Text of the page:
Fall market started in Toronto with sales on the rise again. In September 2018 TREB Realtors reported 6,455 sales through TREB’s MLS® System, which makes this year’s sales 1.9 per cent higher than last year in September.
Townhouses were the most popular segment with sales up by 8.5 per cent. Sales of detached and semi-detached homes rose by 2.7 per cent in both segments. For the first time in a while, condo sales went down by 3.2 per cent.
New listings were also down by 3.1 per cent, putting Toronto inventory at risk. Active listings were slightly up by 5.6 per cent.
With low inventory come rising prices. The average price in September 2018 was $796,786, which was 2.9 per cent more than in September 2017. Condo apartments had the biggest jump in average price by 10 per cent. Semi-detached homes and townhouses rose by 5.3 and 4.1 per cent respectively. The only segment in negative numbers was detached homes with a 0.6 per cent drop in year-over-year comparison.
Richard Silver, Sales Representative, SVP-Sales
September was active in our office but with the Jewish High Holidays, and wrangling between the City and the Province about the number of Alderman in the upcoming election, it is not remarkable that increases were lower than anticipated. Activity and prices are up minimally and there is a wave of new listings coming to the market.
That being said we still are still in a “Demand greater than Supply conundrum”, with market-priced properties selling over asking and overpriced properties sitting.
You cannot underprice in today’s market but if you listen to your neighbours rather than the specialists, you can get caught up in a race to achieve the highest price in the neighbourhood.
However, if you look at the listing to sales data, you will see that the listings that achieved the highest prices were at market value or just under when they listed and the ones that have sat, started at a higher than the market price.
Being successful requires extraordinary marketing based on proper comparables and ‘thinking like a buyer when you are the seller”. How would a buyer review your property and your asking price? Be self-critical and listen to the experts. Do your due diligence and ask for references rather than a list of sales. Did the REALTOR do what they said they would do? Were they well served? Were contingencies covered, researched and disclosed to avoid issues? All are very important in the process.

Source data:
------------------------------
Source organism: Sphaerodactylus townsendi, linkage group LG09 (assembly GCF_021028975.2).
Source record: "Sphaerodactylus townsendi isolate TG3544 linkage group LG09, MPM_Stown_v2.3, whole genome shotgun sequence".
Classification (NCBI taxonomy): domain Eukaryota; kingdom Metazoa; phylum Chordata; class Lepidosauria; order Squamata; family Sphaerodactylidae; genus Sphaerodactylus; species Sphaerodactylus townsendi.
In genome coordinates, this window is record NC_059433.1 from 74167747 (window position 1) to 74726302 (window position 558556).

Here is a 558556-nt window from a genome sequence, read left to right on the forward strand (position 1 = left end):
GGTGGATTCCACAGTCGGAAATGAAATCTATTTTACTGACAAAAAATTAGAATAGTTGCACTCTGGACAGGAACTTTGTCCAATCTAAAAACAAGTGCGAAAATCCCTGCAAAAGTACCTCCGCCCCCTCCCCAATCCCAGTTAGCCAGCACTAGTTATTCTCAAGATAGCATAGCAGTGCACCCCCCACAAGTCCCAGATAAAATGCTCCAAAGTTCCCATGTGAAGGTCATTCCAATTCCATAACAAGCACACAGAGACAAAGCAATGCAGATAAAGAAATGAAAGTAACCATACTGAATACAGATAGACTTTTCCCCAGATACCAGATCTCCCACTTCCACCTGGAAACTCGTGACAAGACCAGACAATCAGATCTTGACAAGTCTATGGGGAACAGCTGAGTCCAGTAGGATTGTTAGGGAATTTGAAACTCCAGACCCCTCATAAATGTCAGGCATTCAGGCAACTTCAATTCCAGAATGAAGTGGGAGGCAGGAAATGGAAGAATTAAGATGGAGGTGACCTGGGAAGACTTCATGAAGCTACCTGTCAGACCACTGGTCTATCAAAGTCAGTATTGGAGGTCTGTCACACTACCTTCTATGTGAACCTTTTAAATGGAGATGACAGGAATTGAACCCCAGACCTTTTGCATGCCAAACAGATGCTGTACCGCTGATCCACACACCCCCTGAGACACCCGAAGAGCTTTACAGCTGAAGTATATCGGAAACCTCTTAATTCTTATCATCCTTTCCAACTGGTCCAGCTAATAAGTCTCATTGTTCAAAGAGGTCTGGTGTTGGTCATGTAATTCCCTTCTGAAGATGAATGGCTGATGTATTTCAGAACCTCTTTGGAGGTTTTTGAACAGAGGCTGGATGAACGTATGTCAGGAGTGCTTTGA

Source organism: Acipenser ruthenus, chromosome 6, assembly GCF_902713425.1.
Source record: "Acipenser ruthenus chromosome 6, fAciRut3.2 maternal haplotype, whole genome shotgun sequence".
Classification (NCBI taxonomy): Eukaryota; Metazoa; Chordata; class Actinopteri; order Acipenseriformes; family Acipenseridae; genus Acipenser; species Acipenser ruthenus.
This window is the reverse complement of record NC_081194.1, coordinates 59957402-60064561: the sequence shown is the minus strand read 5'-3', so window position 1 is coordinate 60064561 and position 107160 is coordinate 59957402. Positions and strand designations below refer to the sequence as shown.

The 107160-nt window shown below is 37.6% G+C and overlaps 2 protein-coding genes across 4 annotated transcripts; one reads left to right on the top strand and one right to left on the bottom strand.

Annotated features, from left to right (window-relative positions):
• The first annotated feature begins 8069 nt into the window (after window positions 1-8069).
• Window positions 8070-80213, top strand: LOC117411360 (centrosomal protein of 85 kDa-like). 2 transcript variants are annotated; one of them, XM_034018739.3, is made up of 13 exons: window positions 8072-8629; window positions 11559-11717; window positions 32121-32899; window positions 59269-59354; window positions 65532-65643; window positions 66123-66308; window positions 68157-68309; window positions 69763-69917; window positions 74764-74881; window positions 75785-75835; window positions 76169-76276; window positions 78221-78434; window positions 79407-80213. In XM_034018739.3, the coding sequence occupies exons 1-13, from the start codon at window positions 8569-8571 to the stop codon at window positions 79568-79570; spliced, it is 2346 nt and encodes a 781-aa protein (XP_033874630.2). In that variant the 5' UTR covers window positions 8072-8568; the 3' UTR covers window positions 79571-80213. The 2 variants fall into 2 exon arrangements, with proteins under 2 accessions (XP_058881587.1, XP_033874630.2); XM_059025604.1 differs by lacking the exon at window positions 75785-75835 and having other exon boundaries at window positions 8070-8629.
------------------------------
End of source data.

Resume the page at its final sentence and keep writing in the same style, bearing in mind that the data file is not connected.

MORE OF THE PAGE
Jim Burtnick, Broker, SVP-Sales
The old adage of “Location, Location, Location” could not be more telling of the market we are currently in. Demand (Buyers) are far outstripping Supply (MLS listings available for sale) in the best neighbourhoods in the City.
If you want to buy a home, you want the neighbourhoods with the best schools, low crime rates, the convenience of local amenities, walkability, parks, shopping and restaurants. While there are over 500 communities that the Toronto Real Estate Board covers, only a select few neighbourhoods have all these combined features. Neighbourhoods such as Cabbagetown, Summerhill, Lawrence Park, Davisville and Leaside (to name a few), you are experiencing multiple offers (more buyers than sellers).
Remember this adage because as either a Buyer or Seller, you will be grateful that you own your real estate here as these areas will always be the most sought-after and the ones to fluctuate the least during the overall economic cycles we will inevitably experience.
My other thought is that there are so many people currently living in too much house. TREB did a study that revealed that there are over 5,000,000 empty bedrooms in the GTA every night! Think of all the couples in homes where the kids have grown up and left and there are two people living in a house with 3, 4, 5 bedrooms, yet only using 1 bedroom. If we could get these longtime homeowners to “right-size” to homes more suitable in size for the actual space they use, we could put a significant dent in our demand problem.
Rizwan Malik, Sales Representative, SVP-Sales
The fall market isn’t exactly up, up and away but more slow and steady. Listings are up and with that so is activity, however, most buyers are still struggling because of the stress-test. In turn this also impacts sellers as they are left with getting less for their properties.
We are also seeing a disconnect in activity between freehold and condominiums, both of these market segments are operating independently. Due to their price point, condos are attracting more interest and buyers and this is causing huge spikes in pricing. This is especially true of areas that are just outside the city where condominiums used to struggle a little but now due to interest they are starting to thrive!
I predict that things will continue as they are until we see some loosening of the lending policies. We will have to wait and see what the government decides and how these changes, if any, will influence buyers and sellers.